The Supervision Exchange

& Supervisors' Guild

As you may (or may not) be aware, the NASW, ASWB, CSWE, and CSWA has an approved publication “Standards of Technology in Social Work Practice,” outlining 55 technology standards and ethics to be observed by social workers. As you can see in the featured image, there are certain phrases and ideas that are highlighted more frequently than others. In each of the upcoming 7 posts, we will take a deep dive into each of these so as a competency exercise, but in today’s post I want to talk about why this is important.

Did you know the tech industry doesn’t have a set of ethical standards? No code of conduct guiding developers, designers, white-hats, and others. It is the responsibility of each organization to set it’s own core values and apply it to their actions as a company and as individuals in a company.

Maybe it’s because I’m a social worker who has been guided by the Code of Ethics, but when we first started our tech company and I learned this, I was like WHAT?!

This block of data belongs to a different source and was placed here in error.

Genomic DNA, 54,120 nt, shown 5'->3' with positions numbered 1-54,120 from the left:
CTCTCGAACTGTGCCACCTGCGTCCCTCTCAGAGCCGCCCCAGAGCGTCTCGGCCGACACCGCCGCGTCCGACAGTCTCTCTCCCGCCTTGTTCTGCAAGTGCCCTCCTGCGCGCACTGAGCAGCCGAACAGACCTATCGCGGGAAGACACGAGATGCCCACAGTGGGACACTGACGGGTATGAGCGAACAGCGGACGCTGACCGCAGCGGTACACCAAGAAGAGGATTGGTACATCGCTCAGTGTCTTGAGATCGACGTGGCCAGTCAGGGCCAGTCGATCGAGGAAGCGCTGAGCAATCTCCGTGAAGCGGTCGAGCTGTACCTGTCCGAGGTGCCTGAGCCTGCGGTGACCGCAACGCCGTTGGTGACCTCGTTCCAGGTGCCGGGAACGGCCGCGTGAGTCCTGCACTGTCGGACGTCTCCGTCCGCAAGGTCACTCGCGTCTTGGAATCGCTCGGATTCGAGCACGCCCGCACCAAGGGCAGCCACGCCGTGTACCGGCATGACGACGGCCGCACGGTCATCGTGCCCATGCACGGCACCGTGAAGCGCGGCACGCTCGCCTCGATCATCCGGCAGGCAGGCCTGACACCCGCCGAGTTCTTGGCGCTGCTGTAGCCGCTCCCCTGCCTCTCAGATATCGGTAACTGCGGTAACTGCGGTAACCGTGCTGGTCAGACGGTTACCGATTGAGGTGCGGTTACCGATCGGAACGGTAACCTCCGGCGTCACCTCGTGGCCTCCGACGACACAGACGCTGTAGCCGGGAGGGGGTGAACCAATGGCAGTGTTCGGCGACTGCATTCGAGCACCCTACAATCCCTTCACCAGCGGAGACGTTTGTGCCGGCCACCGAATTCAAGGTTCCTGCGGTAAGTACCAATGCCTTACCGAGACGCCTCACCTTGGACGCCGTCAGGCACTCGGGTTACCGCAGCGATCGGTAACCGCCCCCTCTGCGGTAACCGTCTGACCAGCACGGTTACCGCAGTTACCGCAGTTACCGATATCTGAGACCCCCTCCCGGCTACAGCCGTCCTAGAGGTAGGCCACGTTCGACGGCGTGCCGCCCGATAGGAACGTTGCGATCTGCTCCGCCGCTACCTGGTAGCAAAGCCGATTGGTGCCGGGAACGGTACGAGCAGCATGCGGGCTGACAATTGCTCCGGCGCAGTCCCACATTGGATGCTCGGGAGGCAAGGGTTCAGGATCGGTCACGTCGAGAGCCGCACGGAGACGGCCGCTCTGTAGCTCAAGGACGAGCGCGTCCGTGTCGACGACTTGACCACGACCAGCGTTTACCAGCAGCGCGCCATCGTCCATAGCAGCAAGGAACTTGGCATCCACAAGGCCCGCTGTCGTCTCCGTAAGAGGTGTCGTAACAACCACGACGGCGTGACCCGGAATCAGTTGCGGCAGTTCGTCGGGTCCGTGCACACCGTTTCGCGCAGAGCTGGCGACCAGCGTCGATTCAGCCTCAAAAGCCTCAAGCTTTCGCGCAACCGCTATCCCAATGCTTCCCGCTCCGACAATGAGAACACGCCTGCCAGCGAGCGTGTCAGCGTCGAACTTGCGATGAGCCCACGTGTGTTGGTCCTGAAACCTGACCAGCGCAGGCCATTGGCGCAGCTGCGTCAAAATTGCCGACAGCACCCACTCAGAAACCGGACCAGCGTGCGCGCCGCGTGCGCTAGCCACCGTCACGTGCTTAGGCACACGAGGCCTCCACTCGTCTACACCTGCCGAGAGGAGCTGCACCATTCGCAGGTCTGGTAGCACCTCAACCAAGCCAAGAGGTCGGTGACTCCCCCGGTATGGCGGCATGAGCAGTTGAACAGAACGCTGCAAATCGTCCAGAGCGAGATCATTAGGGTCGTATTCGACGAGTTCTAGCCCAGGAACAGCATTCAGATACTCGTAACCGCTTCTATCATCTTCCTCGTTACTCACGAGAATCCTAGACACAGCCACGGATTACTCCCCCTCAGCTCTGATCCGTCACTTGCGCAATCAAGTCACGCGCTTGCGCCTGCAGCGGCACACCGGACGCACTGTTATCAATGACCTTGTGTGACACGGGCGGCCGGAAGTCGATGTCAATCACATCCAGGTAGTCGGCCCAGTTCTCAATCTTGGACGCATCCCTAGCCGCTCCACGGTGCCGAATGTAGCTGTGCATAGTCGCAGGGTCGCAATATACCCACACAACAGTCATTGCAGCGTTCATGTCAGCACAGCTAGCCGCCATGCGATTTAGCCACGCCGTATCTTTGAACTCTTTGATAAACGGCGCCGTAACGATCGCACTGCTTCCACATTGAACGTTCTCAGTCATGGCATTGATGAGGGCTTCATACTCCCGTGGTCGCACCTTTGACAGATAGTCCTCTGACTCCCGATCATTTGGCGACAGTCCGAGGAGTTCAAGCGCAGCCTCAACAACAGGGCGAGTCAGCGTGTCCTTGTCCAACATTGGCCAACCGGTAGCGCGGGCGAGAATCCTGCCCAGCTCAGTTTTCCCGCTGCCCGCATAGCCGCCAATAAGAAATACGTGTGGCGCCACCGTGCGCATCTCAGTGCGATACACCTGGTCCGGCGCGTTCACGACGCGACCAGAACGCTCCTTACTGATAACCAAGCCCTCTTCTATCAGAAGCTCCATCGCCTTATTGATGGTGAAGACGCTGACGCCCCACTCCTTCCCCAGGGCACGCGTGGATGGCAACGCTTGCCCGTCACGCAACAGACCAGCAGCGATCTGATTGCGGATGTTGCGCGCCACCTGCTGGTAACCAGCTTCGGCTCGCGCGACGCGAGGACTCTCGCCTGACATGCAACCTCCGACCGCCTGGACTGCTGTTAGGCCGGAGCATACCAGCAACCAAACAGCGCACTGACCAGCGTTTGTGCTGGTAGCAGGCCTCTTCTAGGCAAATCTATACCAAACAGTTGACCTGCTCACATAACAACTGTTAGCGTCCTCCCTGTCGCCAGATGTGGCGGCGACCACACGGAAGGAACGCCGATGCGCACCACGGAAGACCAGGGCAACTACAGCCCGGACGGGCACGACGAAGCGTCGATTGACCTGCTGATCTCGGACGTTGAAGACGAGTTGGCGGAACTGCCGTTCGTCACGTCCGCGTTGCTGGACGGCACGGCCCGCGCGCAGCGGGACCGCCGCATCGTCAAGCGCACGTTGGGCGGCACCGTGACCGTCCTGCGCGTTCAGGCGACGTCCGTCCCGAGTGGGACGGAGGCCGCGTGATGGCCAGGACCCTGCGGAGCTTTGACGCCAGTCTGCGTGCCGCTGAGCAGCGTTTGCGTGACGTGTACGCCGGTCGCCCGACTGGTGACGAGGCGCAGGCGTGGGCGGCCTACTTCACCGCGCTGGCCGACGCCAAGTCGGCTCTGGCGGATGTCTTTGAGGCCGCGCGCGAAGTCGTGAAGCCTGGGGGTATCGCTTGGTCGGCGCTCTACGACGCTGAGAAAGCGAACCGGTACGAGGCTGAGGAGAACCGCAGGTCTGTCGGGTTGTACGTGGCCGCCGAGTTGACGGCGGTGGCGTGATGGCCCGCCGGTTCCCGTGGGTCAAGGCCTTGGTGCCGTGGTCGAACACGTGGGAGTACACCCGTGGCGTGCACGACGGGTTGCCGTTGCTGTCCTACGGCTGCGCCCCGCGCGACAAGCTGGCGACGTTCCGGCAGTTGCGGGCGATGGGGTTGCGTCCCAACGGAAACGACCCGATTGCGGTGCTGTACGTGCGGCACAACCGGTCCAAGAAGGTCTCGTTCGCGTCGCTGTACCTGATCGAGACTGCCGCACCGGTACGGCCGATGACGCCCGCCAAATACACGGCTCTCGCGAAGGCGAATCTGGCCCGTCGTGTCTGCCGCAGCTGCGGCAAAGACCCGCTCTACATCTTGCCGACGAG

Technology can seem like magic – a lot of stuff happening behind the curtain that we don’t quiet understand but appreciate it’s contribution to our daily work lives. I like the standards of technology because it forces our profession to take a serious effort at understanding how it works, how it can protect our clients, and most importantly how it can harm our clients.

Technology is amazing, but it is only as good as the user. Poor passwords make client information easy to hack and steal. When our equipment isn’t updated, it also runs the risk of being hacked but also dying and taking our client info along with it.

Access – 93 Times

Laws & Regulations – 77 Times

Policy – 61 Times

Privacy and Consent – 56 Times

Confidentiality – 55 Times

Accuracy and Compentency – 49 Times

Boundaries – 31 Times

As social workers we have so much access to client information. We put it in tech. We need to understand how this all works so we can protect their information like we promised, like they trust us to do. It is our duty in this power dynamic to treat their data with respect and security – and turns out it isn’t that hard!

In the comments I’d love to hear:

  • Have you read and gotten familiar with this document?
  • What questions do you have about tech and ethics in social work practice?
  • What is an area of tech that you struggle in?

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